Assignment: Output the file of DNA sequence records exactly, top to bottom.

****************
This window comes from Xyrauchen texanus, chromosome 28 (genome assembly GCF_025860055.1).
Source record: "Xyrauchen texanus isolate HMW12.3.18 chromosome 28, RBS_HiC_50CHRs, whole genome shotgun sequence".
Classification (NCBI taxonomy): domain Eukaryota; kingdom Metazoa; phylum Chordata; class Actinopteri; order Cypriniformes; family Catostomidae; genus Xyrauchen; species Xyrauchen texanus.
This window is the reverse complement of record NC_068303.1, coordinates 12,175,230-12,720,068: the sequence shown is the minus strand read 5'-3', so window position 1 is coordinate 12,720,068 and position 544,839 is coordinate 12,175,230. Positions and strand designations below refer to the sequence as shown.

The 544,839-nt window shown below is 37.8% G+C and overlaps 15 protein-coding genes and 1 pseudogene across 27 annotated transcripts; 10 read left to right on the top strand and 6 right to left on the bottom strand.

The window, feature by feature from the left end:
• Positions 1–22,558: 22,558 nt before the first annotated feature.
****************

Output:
This window comes from Xyrauchen texanus, chromosome 28 (genome assembly GCF_025860055.1).
Source record: "Xyrauchen texanus isolate HMW12.3.18 chromosome 28, RBS_HiC_50CHRs, whole genome shotgun sequence".
Classification (NCBI taxonomy): domain Eukaryota; kingdom Metazoa; phylum Chordata; class Actinopteri; order Cypriniformes; family Catostomidae; genus Xyrauchen; species Xyrauchen texanus.
This window is the reverse complement of record NC_068303.1, coordinates 12,175,230-12,720,068: the sequence shown is the minus strand read 5'-3', so window position 1 is coordinate 12,720,068 and position 544,839 is coordinate 12,175,230. Positions and strand designations below refer to the sequence as shown.

The 544,839-nt window shown below is 37.8% G+C and overlaps 15 protein-coding genes and 1 pseudogene across 27 annotated transcripts; 10 read left to right on the top strand and 6 right to left on the bottom strand.

The window, feature by feature from the left end:
• Positions 1–22,558: 22,558 nt before the first annotated feature.